Sion Simon will promise city council trade unions a “new age of partnership working” if he becomes the elected mayor of Birmingham.
In a speech to Birmingham Trades Council, Mr Simon will pledge to mend the fractious relationship between union members and council leaders since 2004 that has prompted protests over a range of issues including a pay and grading review and the removal of bonuses for blue collar workers.
The scrapping of a 50-year-old bonus system left some workers more than £5,000-a-year out of pocket and resulted in strike action by refuse collectors.
Mr Simon, who hopes to win the Labour Party nomination to run for mayor, is also expected to give further details of his “Buy Brummie” campaign which would safeguard jobs by committing the council to purchase goods and services from local firms whenever possible.
In his speech, Mr Simon will say: “Nearly 50,000 people work for Birmingham City Council – the largest unitary local authority in the EU. Ensuring harmonious industrial relations is a key responsibility for an elected mayor.
“Without the active support of employees and their trade unions it is difficult to see how any mayor will be able to make a real difference to the city.
“With their support, anything is possible.”
He will tell his audience that his pledge to “Buy Brummie” offers a new way of running the council designed to ensure “a bigger bang for every Brummie buck”.
Mr Simon will say: “The city council spends in the region of three and a half billion pounds a year. Ensuring that budget is used to benefit people in the city is one of my top concerns.
“We need to see the council’s procurement processes focus on supporting growth, jobs, apprenticeships, training and prosperity here in the city.
“And all suppliers to the council need to help contribute to attempts to reduce our appalling problems of high unemployment and low skills.”
He will also hit out at an attempt by the council’s private sector IT operators Service Birmingham to offshore jobs to India, a proposal that caused a major political row and was only dropped after pressure from the city’s Conservative-Liberal Democrat coalition.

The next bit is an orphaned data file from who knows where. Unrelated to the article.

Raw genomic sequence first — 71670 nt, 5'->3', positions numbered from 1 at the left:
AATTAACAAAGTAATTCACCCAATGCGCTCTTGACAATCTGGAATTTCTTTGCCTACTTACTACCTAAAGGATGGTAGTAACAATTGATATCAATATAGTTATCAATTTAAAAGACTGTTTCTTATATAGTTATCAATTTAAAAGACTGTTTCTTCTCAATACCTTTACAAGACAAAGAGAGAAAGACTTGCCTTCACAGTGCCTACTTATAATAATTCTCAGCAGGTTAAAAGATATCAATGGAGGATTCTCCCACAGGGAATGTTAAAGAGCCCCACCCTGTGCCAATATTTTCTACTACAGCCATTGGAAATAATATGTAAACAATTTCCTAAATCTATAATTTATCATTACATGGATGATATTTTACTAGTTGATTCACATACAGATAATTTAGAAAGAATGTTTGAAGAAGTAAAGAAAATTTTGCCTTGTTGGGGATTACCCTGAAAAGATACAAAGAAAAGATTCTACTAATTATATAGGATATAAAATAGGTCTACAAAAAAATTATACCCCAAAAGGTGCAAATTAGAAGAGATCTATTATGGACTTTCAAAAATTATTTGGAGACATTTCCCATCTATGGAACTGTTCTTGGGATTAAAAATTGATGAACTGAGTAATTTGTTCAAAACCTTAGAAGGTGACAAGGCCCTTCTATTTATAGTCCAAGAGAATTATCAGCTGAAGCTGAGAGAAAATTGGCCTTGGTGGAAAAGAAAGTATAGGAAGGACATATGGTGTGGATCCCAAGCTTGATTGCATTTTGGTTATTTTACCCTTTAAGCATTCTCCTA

Mr Simon will say: “There is simply no justification for any further attempts to offshore jobs which the council taxpayers of the city are paying for. Instead we need to see a bigger bang for every Brummie buck the council spends, generating and maintaining prosperity here in the city”.
Although clearly offering an olive branch, Mr Simon seems unlikely to convince the Trades Council to change its bullish anti-mayor stance.
In a leaflet advertising a debate between the yes and no campaigns, the Trades Council warns union members not to be “taken in” by the Government’s apparent support for elected mayors.
The warning continues: “The Government’s aim is to strike a further devastating blow to what remains of local democracy. The Localism Act dictatorial powers to the elected mayor, who is:
- In office for four years and cannot be unseated by a vote of council members.
- Appoints the Cabinet.
- Holds all the reins of council power to make policy
- Cannot be overruled by the council unless at least two-thirds of councillors vote against.
The role of councillors would be reduced to casework, unable to influence, let alone decide, council policy -powerless to stop cuts in services even if they want to.
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